Second, inherent in this argument is the idea that memorization and critical thinking somehow compete. I acknowledge that, to a certain extent, they do – there are only so many hours in a school day, and what is dedicated to one activity cannot also be dedicated to another. But the either-or dichotomy is false: memorization and critical thinking are not entirely separate. Critical thinking requires contemplation, and one cannot contemplate what one has not committed to memory (for this realization I am indebted to Andrew Kern of the CiRCE Institute in his conference presentation “The Ethics of Memory”). A student cannot compare or contrast the French Revolution to/with the Russian Revolution unless he or she already knows quite a few facts about each. To speak of one thought process versus the other is like saying, “we need to stop working with all these bricks down here in this hole in the ground and instead get busy putting up some floors and walls.” As a house must rest on a foundation, so critical thinking must rest on a broad foundation of facts about the world – some of which simply must be memorized. The argument for balancing memorization and critical thinking, if speaking of them separately is even valid, cannot proceed from the notion that critical thinking is expansive (good), memorization simplistic (bad), and we must limit the bad to make room for the good.
Both of these previous assumptions ask a specific type of question about what to teach and possibly to memorize: is it vital, is it useful, is it otherwise readily available? Utility and retrievability of the information are key. These two criteria leave out so much of Western cultural heritage, though, as to be almost useless. Few would dispute that multiplication facts are useful; what about the Gettysburg Address? Is it useful? Is the Declaration of Independence useful? Is poetry useful? Shall we really only consider memorizing what is useful or not readily retrievable? Is utility all we value?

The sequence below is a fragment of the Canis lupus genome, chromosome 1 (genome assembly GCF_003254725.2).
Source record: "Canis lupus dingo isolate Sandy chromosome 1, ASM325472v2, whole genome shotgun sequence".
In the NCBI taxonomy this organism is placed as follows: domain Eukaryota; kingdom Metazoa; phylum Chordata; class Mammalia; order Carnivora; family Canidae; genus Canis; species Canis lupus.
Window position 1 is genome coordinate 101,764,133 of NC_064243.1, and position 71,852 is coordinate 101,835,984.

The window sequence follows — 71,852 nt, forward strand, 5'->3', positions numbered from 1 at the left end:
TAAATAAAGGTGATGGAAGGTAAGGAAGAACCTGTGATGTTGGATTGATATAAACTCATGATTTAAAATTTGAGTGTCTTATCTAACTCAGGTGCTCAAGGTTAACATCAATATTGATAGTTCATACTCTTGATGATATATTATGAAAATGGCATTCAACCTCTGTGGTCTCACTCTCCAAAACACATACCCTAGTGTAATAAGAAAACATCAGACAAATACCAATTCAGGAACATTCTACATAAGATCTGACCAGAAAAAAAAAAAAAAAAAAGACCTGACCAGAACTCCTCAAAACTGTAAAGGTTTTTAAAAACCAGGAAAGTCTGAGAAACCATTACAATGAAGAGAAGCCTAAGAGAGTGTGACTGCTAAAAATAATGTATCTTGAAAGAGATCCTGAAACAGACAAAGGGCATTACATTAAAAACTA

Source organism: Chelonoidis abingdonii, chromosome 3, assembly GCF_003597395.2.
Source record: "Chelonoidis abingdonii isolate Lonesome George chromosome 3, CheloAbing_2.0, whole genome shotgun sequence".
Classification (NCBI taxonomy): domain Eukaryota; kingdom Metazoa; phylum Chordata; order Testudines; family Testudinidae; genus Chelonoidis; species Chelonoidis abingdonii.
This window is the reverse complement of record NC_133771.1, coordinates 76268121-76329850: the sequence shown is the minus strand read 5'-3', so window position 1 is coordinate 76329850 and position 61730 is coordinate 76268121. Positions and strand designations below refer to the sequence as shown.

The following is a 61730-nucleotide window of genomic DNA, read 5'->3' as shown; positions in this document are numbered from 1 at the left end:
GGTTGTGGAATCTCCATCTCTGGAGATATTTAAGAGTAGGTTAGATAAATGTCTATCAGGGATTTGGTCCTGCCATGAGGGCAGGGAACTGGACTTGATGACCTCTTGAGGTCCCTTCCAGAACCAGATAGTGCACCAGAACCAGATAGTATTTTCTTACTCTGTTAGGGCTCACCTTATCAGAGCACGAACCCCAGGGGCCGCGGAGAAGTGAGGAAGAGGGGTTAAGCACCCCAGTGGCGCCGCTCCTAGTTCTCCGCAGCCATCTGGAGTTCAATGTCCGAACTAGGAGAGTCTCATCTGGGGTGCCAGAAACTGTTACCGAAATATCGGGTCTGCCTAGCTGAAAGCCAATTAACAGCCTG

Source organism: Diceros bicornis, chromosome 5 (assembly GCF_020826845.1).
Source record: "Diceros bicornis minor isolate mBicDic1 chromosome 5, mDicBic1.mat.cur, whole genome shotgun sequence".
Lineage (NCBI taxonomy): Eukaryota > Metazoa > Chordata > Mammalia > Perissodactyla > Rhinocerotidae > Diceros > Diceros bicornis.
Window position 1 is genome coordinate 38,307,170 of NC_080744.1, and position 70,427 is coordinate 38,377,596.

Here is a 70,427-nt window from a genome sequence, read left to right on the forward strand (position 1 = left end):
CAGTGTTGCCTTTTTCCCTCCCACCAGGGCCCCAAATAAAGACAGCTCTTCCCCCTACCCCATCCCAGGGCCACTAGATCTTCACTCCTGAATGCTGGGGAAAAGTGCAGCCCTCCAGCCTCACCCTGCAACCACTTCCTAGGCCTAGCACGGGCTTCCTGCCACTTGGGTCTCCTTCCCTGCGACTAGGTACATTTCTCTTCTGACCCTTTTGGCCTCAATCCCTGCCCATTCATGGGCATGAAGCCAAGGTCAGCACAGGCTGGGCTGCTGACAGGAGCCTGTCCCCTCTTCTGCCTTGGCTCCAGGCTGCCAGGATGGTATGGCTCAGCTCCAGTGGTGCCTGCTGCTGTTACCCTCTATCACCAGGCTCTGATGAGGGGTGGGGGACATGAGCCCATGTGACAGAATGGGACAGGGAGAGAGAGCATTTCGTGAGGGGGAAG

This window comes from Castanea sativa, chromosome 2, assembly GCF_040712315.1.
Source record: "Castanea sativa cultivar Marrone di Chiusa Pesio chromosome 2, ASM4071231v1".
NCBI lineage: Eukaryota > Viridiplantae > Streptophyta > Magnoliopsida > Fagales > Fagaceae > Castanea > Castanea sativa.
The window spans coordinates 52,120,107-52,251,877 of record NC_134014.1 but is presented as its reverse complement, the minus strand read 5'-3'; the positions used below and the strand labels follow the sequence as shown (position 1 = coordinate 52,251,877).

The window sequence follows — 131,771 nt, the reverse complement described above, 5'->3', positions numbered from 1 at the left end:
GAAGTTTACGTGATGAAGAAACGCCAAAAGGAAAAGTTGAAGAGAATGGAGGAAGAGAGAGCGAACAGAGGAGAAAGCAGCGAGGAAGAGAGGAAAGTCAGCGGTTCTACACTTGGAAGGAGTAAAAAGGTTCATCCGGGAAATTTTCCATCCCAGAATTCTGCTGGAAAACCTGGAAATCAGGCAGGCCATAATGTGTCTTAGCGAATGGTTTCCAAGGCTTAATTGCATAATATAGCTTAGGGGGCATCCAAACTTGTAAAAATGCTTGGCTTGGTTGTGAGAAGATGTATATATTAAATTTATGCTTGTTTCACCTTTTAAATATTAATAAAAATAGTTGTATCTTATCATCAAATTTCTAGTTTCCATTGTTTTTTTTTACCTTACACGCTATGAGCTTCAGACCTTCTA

Furthermore, the argument rests on the notion that “room” in a child’s mind can become overtaxed so we need to use it wisely. We speak of a child’s mind being “full,” or (as did the speaker that day) of having forgotten one body of information in favor of another, as though there were a fixed amount of memory available. All of which betrays our saturation in the world of computers, which can become full – or at least slow – when burdened with more information than their memory can handle. Is that really what our minds are, a form of machine? If we seek a metaphor, is not the mind of a child more like a muscle than a machine? A muscle to be developed, trained and exercised? And this, I think, is why the “utility of memorization” argument strikes me as a bit sad. What does it say about our view of children?